2. I think that you should add a sixth to this, and that is "Patience."

    One of the most frustrating things about creating, collaborating, and engaging is that the more you become aware and contribute, the more roadblocks you tend to run into. You wind up feeling like nobody is listening to you or that you're being shut out by those with whom you are collaborating (the culture of collaboration that we promote never seems to account for ego, does it), and that engagement does not always necessarily have quick results that you like. In fact, being an informed citizen is one of the most frustrating things one can be.

    So patience. Patience and determination to use all of these different skills and follow through to the end result and not simply give up because you didn't instantly get what you wanted.

    1. I love the notion of patience as a valuable skill. In an instant culture, that's a vital skill for empathy, collaboration, co-creating and communicating.

  3. Lovely post! Thank you, as always.

  4. Just hours ago I was in a PFO meeting where our Superintendent was pitching his "one-to-one laptop initiative," and a parent raised concerns naturally about online safety, and I pitched in about online collaboration. But I love what you wrote here, gave me a lot to think about. Thank you!

    1. Thanks. I think the safety concerns are absolutely valid. I'm not one to dismiss them entirely. I admit that a part of me gets nervous as my own children get older.

  5. What about responsibility?

    "With great power comes great responsibility" (my love for Spiderman coming out)

    Adults and young people generally think of responsibility in different ways. Adult responsibilities are usually endured for a pay off later. Young people tend to think of responsibility like Peter Parker's uncle– connected to personal power. (I think of when Kinder kiddos who are blasted over the moon when granted responsibilities such as paint brush washer… what power they wield!)

    Dewey (oh how I love that you quoted him) would say the latter is a much more enjoyable way of viewing responsibility. I think young people are naturally inclined in rising to the challenge of personally serving a digital community. Granting responsibility affirms our faith in the power they have to be ethical and critical creators. Actively fulfilling those responsibilities affirms faith in themselves.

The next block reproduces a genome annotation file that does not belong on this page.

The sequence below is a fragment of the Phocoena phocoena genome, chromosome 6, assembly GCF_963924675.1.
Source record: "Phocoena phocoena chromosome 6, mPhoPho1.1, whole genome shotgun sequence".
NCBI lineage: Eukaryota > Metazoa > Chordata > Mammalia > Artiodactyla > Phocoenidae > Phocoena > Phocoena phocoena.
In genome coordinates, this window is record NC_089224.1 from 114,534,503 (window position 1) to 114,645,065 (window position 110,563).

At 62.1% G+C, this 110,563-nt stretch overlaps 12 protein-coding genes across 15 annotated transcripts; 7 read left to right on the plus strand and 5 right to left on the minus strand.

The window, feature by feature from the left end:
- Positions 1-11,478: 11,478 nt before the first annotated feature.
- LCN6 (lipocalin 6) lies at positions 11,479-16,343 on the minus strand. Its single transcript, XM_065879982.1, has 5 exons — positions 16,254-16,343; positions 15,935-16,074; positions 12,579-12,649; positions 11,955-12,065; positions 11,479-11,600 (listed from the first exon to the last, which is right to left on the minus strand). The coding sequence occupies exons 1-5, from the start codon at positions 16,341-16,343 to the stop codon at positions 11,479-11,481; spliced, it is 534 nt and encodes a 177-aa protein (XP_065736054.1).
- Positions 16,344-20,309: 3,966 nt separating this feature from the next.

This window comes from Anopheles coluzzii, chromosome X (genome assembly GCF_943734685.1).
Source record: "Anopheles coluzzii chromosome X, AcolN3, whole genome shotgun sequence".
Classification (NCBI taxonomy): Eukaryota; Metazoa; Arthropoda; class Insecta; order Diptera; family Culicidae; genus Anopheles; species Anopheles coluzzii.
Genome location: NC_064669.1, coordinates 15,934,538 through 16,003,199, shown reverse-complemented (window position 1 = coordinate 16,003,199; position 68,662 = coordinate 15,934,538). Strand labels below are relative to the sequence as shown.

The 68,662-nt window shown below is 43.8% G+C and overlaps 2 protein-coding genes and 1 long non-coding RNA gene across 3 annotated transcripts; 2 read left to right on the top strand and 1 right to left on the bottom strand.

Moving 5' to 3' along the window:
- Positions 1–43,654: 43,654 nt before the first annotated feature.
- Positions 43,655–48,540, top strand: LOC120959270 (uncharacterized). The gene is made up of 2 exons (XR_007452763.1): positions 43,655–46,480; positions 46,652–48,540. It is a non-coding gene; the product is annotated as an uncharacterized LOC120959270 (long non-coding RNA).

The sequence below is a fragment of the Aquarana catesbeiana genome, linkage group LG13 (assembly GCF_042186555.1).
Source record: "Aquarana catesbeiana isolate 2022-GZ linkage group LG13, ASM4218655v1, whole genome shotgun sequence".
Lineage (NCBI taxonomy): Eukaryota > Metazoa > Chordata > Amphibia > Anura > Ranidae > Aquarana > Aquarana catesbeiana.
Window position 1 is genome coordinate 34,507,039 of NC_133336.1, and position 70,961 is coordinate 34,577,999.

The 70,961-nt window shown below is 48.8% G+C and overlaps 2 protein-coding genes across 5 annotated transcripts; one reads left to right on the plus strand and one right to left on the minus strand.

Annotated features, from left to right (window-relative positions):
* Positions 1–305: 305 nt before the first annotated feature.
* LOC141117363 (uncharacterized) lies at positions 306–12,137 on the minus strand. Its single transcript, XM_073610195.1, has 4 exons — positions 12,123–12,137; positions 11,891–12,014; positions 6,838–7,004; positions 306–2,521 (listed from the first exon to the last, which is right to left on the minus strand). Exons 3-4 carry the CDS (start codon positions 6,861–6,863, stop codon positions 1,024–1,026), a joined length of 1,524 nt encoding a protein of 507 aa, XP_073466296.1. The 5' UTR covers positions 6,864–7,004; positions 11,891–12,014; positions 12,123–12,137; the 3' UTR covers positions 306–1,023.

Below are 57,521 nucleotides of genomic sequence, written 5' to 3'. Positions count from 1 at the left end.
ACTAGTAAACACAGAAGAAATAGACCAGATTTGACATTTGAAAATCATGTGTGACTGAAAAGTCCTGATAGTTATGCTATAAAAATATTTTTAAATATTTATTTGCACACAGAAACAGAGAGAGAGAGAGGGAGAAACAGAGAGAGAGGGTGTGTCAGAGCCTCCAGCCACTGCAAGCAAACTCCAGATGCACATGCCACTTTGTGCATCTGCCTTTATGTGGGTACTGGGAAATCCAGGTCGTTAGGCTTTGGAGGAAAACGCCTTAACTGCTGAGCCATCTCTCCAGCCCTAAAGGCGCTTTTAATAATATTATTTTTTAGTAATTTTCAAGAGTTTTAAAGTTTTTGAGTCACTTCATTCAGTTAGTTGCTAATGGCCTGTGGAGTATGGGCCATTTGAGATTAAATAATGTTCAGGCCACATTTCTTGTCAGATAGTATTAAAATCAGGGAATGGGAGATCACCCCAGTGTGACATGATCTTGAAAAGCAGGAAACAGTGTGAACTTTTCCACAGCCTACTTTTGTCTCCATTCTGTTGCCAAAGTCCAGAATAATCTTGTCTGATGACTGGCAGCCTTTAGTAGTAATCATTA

1. I love the notion of the two types of responsibilities and the enjoyment one gets from both of them. I'm wondering if this means I've never truly grown up 😉

  6. I really appreciate how you have helped reframe existing educational concepts for the digital age. I've been tackling the ethics of digital composition, and I'd love to hear your thoughts on my blog. Here's a snippet of what I discussed:

    "The new ethic of digital literacy we interrogate is cosmopolitan practice—reflexive and hospitable habits of mind during the several decisions made while composing…

    Self-reflexive Composition. As youth revise profile pages, create movies, post links to share, they must imagine others’ possible interpretations of their work…Compositional decisions are not isolated to the page or screen, but are decisions of social positioning and engaging with others.

    Hospitable Stances. We work with and are ourselves audiences in a sense that is new to the human experience—audience as distant and local, intended and possible, particular and en masse….Being hospitable readers, writers, and viewers includes tolerating the discomfort that comes with honestly engaging with another around the uncertainties of attempting to understand meanings as interpreted—as intended and unintended."